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Superiority Over NSAIDs

  • Unlike NSAIDs, which act through the inhibition of cyclooxygenase and modification of prostaglandin synthesis, the mechanism of action of glucosamine appears to be linked to its ability to stimulate  synthesis of the proteoglycans needed to stabilize cell membranes and increase intracellular ground substance.

  • Forty-one patients with a diagnosis of unilateral osteoarthritis of the knee were randomly assigned to either a glucosamine group (500 mg glucosamine three times per day) or an ibuprofen group (400 mg ibuprofen three times per day) for eight weeks of treatment. Self-assessed pain scores decreased in both treatment groups. The ibuprofen-treated  patients experienced a more dramatic reduction in pain during the initial two weeks of treatment; however pain scores stabilized at this point and no further reductions were reported. While reduction in pain was not as rapid for individuals being treated with glucosamine after four weeks of treatment, reduction in pain was greater in glucosamine -treated patients than in ibuprofen-treated patients. In contrast to individuals treated with ibuprofen, continued administration of glucosamine also resulted in a continued decrease in individual pain scores throughout the eight weeks of therapy4 .

  • Two groups of patients with chronic degenerative articular disorders received either 400 mg of glucosamine or a piperazine/chlorbutanol (P/C) combination either IV or IM daily for seven days4.  After completion of the injections the group who had been receiving glucosamine was given 500 mg of glucosamine orally three times daily for two weeks, while the other group of patients was placed on placebo. Symptoms improved in both groups during parenteral treatment; however a faster and greater improvement in symptoms was reported for the individuals receiving glucosamine (58% decreases in symptoms as opposed to 31% for P/C group). An additional reduction in the symptom score (13%) was reported by individuals receiving follow-up oral glucosamine while individuals on placebo had a reversal of symptom scores with their symptoms returning to approximately pretreatment levels.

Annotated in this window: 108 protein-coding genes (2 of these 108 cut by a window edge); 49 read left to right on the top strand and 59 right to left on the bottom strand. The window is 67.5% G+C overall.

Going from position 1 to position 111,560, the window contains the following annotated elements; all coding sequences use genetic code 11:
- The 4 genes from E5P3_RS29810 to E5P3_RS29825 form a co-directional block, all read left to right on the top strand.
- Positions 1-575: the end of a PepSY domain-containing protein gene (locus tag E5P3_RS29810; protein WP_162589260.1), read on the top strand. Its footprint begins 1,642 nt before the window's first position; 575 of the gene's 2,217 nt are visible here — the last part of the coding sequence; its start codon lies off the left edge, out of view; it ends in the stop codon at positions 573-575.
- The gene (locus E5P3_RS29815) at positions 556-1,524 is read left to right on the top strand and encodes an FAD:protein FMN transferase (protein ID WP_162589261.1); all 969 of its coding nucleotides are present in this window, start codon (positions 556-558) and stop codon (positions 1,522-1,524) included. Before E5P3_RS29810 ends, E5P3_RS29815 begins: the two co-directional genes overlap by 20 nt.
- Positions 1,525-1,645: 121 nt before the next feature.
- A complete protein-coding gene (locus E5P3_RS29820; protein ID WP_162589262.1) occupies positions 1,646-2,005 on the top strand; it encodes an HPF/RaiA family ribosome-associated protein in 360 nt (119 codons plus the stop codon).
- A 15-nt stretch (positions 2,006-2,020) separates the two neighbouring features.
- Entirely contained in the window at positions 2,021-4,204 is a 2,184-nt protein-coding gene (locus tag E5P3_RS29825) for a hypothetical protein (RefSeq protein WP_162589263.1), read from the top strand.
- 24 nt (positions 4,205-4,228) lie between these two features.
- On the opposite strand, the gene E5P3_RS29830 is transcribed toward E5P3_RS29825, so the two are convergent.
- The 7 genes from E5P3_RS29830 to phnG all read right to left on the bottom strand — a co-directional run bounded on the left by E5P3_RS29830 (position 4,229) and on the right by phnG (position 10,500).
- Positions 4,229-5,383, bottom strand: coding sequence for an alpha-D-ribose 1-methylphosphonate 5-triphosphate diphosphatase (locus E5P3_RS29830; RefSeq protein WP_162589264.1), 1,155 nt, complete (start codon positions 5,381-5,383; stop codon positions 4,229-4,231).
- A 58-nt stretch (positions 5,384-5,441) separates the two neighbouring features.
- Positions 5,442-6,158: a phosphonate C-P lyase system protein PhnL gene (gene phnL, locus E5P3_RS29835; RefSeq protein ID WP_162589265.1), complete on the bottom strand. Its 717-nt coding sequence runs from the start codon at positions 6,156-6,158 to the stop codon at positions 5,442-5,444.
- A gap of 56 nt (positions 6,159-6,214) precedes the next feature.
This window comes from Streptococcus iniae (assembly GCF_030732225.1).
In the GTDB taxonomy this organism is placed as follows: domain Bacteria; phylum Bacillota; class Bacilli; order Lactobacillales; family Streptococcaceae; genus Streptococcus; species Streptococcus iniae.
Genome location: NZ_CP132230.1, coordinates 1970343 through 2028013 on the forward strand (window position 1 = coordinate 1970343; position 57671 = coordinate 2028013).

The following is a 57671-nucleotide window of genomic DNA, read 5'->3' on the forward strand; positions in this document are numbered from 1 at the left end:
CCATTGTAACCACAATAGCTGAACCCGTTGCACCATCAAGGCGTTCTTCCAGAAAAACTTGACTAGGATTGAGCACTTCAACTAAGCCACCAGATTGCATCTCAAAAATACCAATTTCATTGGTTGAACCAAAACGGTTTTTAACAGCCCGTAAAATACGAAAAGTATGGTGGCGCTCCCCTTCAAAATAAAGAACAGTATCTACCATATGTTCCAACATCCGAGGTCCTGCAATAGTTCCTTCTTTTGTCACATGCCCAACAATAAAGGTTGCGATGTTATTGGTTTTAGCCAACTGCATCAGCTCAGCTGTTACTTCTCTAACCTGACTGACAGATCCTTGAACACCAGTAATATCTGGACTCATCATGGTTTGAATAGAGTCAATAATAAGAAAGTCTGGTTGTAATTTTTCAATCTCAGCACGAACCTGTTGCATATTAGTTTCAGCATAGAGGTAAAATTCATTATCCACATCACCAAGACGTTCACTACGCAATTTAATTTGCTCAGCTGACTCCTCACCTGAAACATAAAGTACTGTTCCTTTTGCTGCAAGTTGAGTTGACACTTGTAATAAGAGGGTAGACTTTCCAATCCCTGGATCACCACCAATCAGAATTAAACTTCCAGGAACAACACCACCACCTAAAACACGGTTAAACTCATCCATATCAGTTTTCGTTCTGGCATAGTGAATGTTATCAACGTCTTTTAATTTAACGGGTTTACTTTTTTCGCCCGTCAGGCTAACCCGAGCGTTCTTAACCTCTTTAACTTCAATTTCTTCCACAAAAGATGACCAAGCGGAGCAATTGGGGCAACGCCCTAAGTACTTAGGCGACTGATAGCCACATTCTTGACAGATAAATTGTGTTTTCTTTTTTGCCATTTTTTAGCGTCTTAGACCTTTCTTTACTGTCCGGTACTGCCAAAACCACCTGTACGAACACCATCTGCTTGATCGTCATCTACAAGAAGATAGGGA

• Crolle and D'Este4, utilizing a similar protocol reported the same favorable outcome in terms of symptom improvement. Additionally, they observed a significant functional improvement, as measured in walking speed over 20 meters with the glucosamine group improving their speed by 72%.

  • Rovati4 similarly reported that administration of glucosamine was more effective than placebo and comparable in effect to ibuprofen for treatment of osteoarthritis of the knee. Since the anti-inflammatory ability of glucosamine is different than that of NSAIDs it is possible the two might have a synergistic effect in alleviating some types of inflammation. Evidence indicates a combined treatment utilizing glucosamine with either voltaren, indomethacin or piroxicam5 can decrease the amount of NSAID required to produce an antiexudative result by a factor of between 2-2.7 times with preservation  of activity5 .